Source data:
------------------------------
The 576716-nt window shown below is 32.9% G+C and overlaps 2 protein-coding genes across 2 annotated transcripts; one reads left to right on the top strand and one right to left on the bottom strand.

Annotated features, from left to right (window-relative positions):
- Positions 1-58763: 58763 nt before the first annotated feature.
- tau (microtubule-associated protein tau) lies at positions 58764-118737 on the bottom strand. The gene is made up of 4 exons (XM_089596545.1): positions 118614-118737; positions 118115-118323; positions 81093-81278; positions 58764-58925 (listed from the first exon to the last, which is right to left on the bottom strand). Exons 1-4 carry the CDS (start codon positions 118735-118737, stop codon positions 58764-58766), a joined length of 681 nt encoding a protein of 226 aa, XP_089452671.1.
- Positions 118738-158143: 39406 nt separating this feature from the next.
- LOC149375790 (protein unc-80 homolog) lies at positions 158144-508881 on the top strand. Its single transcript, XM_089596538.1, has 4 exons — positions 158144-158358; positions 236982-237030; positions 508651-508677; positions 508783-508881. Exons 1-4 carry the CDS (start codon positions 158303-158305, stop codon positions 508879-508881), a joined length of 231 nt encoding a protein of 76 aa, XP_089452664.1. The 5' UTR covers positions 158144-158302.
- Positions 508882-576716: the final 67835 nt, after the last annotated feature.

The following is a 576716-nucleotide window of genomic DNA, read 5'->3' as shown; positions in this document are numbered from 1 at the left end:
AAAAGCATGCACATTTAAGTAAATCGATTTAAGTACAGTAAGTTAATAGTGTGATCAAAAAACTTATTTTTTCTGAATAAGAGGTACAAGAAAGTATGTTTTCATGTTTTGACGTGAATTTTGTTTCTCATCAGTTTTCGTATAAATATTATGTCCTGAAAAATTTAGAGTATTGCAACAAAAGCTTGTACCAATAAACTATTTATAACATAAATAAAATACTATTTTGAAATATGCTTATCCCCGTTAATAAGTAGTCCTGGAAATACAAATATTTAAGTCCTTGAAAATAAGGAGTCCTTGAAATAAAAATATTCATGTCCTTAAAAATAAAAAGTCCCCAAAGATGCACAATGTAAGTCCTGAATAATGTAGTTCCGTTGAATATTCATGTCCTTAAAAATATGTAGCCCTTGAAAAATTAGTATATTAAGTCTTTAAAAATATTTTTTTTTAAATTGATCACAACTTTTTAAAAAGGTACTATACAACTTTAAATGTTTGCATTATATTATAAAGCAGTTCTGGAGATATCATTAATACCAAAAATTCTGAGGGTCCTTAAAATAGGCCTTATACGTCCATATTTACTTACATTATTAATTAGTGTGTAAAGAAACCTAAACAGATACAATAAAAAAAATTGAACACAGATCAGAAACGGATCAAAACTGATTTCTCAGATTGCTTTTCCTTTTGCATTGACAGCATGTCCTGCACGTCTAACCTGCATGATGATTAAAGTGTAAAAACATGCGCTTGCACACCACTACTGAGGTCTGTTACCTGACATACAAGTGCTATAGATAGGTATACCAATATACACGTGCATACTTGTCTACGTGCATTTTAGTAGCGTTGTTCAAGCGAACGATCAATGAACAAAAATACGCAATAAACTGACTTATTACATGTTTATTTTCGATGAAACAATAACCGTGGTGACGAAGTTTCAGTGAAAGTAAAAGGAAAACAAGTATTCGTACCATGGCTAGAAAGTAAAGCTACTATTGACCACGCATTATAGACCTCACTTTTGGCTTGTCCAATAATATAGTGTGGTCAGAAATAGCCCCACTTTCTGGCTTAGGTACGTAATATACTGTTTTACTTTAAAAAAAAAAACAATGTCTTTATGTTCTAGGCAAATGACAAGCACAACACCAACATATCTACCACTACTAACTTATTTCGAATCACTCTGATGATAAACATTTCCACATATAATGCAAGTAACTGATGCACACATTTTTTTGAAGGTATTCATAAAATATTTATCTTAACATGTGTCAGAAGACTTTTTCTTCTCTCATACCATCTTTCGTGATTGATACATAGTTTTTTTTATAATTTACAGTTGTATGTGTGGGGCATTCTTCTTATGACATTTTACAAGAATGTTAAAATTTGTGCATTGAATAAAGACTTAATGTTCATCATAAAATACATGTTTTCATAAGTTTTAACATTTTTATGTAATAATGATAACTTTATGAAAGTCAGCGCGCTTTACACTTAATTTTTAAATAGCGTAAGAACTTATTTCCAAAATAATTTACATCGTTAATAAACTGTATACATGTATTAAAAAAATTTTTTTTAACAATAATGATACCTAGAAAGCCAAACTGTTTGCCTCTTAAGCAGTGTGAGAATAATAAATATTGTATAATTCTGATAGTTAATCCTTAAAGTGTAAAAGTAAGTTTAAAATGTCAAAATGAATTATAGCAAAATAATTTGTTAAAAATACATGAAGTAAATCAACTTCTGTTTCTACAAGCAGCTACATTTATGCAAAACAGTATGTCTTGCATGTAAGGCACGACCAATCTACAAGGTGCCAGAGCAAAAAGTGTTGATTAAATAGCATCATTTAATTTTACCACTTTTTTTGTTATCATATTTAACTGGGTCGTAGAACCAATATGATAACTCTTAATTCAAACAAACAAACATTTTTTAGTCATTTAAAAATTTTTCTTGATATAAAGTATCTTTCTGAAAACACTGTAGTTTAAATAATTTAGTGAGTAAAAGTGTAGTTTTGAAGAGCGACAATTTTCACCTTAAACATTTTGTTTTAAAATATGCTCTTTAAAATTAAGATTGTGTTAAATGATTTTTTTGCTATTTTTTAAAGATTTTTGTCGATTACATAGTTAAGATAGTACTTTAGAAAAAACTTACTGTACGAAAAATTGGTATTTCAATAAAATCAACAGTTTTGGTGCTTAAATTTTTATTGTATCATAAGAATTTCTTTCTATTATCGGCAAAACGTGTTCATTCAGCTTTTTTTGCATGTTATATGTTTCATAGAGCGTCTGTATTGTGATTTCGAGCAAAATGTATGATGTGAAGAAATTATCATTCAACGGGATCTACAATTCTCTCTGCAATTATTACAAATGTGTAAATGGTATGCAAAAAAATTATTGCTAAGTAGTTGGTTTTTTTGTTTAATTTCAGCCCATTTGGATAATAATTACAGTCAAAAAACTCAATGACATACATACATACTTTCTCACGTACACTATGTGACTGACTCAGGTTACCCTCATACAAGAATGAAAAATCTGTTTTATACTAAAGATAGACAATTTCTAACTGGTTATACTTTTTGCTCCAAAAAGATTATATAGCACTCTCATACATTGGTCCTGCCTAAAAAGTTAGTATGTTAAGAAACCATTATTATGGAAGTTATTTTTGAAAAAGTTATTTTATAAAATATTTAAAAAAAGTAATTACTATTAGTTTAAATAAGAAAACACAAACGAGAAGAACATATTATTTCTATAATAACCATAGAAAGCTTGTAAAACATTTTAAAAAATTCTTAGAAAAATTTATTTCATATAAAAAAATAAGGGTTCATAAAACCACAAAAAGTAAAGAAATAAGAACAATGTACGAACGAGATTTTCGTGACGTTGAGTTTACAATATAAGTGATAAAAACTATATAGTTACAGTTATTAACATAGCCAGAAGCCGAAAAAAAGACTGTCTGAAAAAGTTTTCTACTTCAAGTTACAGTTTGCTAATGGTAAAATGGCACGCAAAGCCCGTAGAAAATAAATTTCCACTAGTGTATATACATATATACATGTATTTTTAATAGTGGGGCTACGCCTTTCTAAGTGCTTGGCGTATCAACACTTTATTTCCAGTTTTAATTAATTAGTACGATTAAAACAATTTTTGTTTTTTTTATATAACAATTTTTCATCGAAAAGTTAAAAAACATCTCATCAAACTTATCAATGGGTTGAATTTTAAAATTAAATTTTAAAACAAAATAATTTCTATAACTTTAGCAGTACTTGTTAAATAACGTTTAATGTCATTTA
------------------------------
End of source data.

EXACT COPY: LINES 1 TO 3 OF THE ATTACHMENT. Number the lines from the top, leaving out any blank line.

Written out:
The 576716-nt window shown below is 32.9% G+C and overlaps 2 protein-coding genes across 2 annotated transcripts; one reads left to right on the top strand and one right to left on the bottom strand.

Annotated features, from left to right (window-relative positions):
- Positions 1-58763: 58763 nt before the first annotated feature.